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Fri January 22 2021

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House-builder moves into indoor farming

11 Mar 20 A property firm that failed to secure funding for a residential development has decided to turn its attention to farming – or, more specifically, hydroponics.

Valcenteu/Creative Commons
Valcenteu/Creative Commons

AIM-listed developer Trafalgar Property plans to diversify into hydroponic vertical farming and is looking for opportunities. It is in early stage discussions with a potential hydroponics operator who could benefit from Trafalgar’s property expertise.

Hydroponics has existed since the 1950s.  It is a form of controlled environment agriculture, where crops are grown under cover. It is a water-based growth system in which a nutrient solution is pumped around reservoirs in which plant roots grow directly.  In vertical farming, crops are cultivated in vertical stacked levels in buildings, under artificial lights, without soil or natural sunlight.  It requires less land and less water (since the water it is all recycled) than traditional agriculture – and it is all organic as it needs no pesticides or fungicides.

It is battery farming for veg. And Trafalgar sees it as an opportunity.

Trafalgar New Homes is a regional residential property developer focused on Kent, Surrey and Sussex, focusing on small sites of up to a dozen units – a scale that is too small for large developers, but too big for jobbing builders.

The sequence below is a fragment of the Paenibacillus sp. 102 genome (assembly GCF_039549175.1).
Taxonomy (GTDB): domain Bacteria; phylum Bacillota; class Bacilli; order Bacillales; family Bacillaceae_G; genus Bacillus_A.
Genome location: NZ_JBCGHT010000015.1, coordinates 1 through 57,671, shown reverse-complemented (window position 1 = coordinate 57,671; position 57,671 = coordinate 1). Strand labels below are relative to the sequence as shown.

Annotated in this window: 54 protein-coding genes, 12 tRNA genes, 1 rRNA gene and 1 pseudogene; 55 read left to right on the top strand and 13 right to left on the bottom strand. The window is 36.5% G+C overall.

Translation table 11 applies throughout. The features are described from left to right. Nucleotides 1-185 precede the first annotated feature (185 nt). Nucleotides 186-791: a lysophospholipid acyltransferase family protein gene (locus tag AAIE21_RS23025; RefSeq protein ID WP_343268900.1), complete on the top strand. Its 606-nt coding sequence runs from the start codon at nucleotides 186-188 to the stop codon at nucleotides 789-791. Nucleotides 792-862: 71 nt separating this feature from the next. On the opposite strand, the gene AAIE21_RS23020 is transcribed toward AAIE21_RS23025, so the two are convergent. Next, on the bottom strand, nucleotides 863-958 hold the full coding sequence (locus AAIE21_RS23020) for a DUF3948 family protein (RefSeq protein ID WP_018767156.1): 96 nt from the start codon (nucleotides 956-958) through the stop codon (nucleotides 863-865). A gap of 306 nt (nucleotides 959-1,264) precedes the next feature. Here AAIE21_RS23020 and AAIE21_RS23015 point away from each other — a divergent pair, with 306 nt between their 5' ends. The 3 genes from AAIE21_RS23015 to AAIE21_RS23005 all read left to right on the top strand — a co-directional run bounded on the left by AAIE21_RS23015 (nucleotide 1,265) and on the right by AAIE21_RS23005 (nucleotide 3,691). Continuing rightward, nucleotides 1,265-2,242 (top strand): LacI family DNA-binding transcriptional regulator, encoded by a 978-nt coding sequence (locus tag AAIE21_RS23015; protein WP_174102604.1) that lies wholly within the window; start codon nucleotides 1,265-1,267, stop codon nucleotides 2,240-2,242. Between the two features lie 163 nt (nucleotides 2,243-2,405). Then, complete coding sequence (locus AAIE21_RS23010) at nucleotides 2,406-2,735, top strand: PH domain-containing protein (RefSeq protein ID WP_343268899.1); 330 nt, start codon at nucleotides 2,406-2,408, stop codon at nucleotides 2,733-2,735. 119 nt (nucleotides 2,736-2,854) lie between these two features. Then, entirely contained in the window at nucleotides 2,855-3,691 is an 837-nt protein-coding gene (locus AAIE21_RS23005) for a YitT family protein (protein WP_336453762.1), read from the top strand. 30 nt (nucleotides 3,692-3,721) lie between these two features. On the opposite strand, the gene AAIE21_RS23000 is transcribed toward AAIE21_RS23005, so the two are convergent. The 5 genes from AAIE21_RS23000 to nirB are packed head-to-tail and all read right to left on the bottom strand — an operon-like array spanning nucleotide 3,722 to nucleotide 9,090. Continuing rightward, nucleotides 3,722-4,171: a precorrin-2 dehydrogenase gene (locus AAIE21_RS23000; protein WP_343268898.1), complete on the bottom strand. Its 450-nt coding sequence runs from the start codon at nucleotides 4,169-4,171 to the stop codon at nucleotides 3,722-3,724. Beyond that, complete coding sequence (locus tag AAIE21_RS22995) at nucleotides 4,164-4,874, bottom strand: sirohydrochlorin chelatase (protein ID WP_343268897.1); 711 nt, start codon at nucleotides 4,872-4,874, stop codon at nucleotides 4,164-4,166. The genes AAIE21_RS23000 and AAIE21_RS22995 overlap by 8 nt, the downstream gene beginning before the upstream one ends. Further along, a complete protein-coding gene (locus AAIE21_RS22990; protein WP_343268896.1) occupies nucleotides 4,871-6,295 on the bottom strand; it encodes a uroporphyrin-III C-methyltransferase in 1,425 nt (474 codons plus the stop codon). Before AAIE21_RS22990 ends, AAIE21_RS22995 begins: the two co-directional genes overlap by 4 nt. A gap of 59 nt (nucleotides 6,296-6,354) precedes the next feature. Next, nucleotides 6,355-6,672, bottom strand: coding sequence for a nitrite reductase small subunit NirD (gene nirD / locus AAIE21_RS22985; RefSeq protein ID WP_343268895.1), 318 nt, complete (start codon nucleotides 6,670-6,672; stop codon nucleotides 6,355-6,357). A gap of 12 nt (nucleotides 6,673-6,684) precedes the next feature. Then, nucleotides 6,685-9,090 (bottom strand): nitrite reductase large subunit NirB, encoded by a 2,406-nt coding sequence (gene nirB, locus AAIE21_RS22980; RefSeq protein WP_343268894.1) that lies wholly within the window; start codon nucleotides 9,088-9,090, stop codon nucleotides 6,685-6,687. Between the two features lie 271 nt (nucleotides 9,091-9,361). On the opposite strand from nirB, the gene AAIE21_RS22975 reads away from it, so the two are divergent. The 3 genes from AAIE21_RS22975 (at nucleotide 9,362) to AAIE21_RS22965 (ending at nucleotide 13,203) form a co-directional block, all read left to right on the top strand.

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In March 2018 it acquired Trafalgar Retirement to develop assisted living and extra care schemes for older resident.  But difficulties obtaining finance led to the loss of its first development opportunity in that sector. This prompted the board to look around.

It has identified hydroponic food production, which requires significant property investment and expertise, as an area for investment. It is asking shareholders to stump up £2m to fund its new hydroponics venture.

Trafalgar cites a report that predicts the global vertical farming market will grow from $2.2bn in 2018 to $12.8bn by 2026. Other investors in hydroponics include Amazon's Jeff Bezos and Google's Eric Schmidt.  Ocado entered the market in 2019 when it took a majority stake in Europe's largest vertical farm.

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